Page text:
The first step towards auto detailing happened way back in the first part of the 19th century. A German carriage maker developed a wax made from animal fats that was capable of protecting the black paint that was slathered on horse-drawn carriages. This would be the precursor to the auto wax we still use today.
The first Ford Model Ts were all painted with the same kind of lacquer that carriages used to be covered with, although by this time, the original wax had fallen out of popular consciousness.
In the 1930s, a wax was produced in Zurich by a man named Hans Anwander, which was designed to protect and restore antiques. An unexpected benefit to the wax that Anwander soon discovered was that it could also be applied to car paint. His wax, with a little tinkering, still comes standard issue in the trunks of Rolls-Royce cars today.
A version of this wax was brought to America shortly thereafter, where it was distributed by the Turtle Wax Company (no actual turtles were harmed in the making of the wax).
The 1950s brought what would eventually be a new innovation to the auto detailing game: the Cyclo machine. This was a twin-head orbital polisher originally designed for the aerospace industry (because you can't let aliens see you roll up in a dusty old space shuttle).
By the end of the 1960s, several new breakthroughs were achieved. DuPont released a polymer sealant, and both Japanese and European manufacturers introduced clear-coat paint, allowing car buffs to create an incredible gloss and long-lasting color.
Detailing clay, two-stage paints, and non-degrading clear coats all hit the scene in the years to come, and today's products use advanced nanotechnology polymers. With a modern focus on eco-friendly products, green auto care looks to be here to stay.
How To Give Your Car The Best Bath Ever
While getting your car professionally washed can certainly save you time, there are compelling reasons why you should do it yourself, including the mistreatment of workers and use of practices that are potentially harmful to the environment.
Start at the top of the vehicle and work your way down, scrubbing in small, tight circles.
But how do you give your jalopy the same shine it would get at the place around the corner? The first thing you need to do is get all your gear ready. Don't use soaps or cleaners from around the house, as anything other than a dedicated car wash product can strip off your car's protective wax. Read the labels on everything before you use them, as some products that work well on one surface may damage another.
Don't wash your car immediately after driving it, as the generated heat will speed up the drying process and increase the chances of deposits forming on the paint. Instead, start by quickly rinsing the vehicle, taking care to knock off any caked-on mud or other visible dirt and debris. A pressure washer is ideal for this, but a regular garden hose can also work in a pinch.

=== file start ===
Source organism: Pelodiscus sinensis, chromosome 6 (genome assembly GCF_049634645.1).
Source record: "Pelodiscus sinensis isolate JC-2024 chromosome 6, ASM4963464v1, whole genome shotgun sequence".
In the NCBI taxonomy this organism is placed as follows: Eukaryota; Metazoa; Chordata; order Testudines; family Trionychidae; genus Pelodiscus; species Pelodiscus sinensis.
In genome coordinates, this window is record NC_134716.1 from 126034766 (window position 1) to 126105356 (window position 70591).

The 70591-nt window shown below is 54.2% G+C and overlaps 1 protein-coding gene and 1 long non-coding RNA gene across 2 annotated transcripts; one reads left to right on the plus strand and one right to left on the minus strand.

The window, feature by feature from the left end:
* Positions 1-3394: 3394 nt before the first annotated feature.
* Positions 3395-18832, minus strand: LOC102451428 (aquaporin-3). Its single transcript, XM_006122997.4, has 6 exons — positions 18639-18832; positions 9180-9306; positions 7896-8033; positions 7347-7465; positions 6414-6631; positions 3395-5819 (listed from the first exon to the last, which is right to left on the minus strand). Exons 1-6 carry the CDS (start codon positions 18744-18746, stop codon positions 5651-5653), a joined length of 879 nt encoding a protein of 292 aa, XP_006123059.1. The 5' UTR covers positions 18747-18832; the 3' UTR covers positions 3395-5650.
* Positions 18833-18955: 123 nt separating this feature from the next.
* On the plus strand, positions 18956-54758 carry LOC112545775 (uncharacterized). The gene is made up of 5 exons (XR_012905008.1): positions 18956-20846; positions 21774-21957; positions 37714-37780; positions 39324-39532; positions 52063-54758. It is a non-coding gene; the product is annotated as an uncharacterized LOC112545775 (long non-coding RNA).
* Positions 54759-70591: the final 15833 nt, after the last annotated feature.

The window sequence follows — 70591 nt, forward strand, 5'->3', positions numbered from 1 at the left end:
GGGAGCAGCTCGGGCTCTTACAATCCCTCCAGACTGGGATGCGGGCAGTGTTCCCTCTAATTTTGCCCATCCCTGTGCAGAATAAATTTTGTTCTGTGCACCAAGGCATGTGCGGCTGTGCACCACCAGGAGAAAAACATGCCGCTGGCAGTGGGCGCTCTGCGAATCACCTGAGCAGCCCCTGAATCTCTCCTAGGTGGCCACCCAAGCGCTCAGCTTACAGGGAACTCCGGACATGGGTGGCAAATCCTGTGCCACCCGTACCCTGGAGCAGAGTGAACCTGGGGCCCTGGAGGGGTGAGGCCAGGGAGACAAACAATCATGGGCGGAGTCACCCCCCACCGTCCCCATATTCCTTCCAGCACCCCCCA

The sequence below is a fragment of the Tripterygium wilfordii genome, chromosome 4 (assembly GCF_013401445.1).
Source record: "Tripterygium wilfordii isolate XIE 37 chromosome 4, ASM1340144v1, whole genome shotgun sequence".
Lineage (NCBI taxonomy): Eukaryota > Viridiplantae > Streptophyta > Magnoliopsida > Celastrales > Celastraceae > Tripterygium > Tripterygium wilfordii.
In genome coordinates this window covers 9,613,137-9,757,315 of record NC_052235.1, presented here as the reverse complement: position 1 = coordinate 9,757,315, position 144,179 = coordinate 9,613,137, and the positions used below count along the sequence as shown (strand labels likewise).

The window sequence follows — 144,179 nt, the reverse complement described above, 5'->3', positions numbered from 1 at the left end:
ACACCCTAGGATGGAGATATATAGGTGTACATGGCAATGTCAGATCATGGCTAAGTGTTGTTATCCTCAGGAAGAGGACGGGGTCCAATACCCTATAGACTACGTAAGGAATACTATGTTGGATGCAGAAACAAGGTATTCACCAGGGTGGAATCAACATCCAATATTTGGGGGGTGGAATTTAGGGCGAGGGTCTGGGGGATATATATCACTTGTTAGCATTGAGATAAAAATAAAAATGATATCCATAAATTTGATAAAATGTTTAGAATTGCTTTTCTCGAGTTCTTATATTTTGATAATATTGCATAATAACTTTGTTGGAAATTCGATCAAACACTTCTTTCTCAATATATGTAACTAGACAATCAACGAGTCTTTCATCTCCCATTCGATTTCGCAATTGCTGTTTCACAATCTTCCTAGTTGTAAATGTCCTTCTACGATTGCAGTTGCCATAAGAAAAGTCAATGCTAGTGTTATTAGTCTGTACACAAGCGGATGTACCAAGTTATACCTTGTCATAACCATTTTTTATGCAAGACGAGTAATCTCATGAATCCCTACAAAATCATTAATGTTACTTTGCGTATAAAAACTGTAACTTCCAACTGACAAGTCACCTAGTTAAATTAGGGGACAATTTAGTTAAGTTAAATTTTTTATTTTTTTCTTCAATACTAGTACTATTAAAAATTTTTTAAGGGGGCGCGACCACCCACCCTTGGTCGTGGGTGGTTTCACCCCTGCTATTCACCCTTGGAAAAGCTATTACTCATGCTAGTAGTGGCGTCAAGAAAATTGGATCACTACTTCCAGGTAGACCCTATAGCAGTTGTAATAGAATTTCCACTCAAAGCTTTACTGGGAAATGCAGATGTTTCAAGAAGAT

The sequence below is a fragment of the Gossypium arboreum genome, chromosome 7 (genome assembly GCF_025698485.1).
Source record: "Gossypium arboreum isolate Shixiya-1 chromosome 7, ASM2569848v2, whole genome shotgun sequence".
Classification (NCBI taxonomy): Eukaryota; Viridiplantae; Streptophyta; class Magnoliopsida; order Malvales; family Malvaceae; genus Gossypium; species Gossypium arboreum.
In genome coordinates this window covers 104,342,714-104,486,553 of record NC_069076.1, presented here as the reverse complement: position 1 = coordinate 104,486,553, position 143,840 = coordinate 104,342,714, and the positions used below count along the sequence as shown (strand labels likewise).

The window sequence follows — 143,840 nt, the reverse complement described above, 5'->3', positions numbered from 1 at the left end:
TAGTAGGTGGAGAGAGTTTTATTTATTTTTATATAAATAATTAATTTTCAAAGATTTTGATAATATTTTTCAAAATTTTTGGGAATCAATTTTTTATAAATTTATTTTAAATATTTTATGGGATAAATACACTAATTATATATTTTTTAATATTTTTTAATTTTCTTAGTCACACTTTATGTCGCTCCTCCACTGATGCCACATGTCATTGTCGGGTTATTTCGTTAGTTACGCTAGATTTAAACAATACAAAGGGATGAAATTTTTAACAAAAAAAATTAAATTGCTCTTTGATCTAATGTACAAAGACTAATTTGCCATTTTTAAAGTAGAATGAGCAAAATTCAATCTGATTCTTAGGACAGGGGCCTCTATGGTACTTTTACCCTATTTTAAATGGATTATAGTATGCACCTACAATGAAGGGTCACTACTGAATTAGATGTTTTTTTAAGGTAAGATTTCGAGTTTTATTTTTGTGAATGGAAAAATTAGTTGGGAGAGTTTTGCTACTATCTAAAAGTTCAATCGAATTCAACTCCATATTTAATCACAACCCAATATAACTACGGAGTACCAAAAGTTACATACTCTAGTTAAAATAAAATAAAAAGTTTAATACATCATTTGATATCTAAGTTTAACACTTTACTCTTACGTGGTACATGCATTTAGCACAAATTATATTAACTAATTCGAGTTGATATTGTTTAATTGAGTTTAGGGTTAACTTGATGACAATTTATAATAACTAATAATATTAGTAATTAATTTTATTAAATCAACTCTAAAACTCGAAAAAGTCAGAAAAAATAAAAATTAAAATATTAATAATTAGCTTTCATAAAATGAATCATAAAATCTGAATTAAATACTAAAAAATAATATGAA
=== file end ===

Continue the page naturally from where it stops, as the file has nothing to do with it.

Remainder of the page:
Additionally, there are several pre-wash products available to remove grime, traffic film, and other undesirable substances. Simply spray these on, let them sit, and rinse them off. They're effective, but not essential, so it's up to you whether to splurge on them.
Now it's time to start scrubbing. You'll need two buckets, one with shampoo and one with rinse water, and you can either use a sponge or mitts. Start at the top of the vehicle and work your way down, scrubbing in small, tight circles. Take time to rinse off your sponge frequently.
Once you're done, you can give the car another quick rinse with the hose, then dry it off with a microfiber cloth or chamois. Then, put whatever polish or other compound you're using directly on the car, using your buffer to spread it around evenly in small circular motions. Doing this once a year is usually adequate.
How To Keep Your Car Looking Brand New
Washing a car is hard work, so the last thing you want to happen is for all that effort to be immediately undone the first time you drive anywhere. Below are some easy ways to keep it looking fabulous — without having to leave it in a garage year-round.
Washing a car is hard work, so the last thing you want to happen is for all that effort to be immediately undone the first time you drive anywhere.
The most effective way is to leave the car covered when you're not behind the wheel. Whether you decide to use covered parking or buy a dedicated cover is up to you, but birds can't poop through solid surfaces.
Be careful of when and where you drive the vehicle. If it has rained recently, you're better off taking another vehicle or calling an Uber than driving your precious wheels through a mud puddle. Likewise, try to leave it at home (or covered) on windy days.
Don't forget the inside, either. Wipe off your shoes before you get in, and keep some sort of receptacle inside for trash. Get a plastic box or something to store all your essentials, like tissues and grocery bags so that they don't make a mess.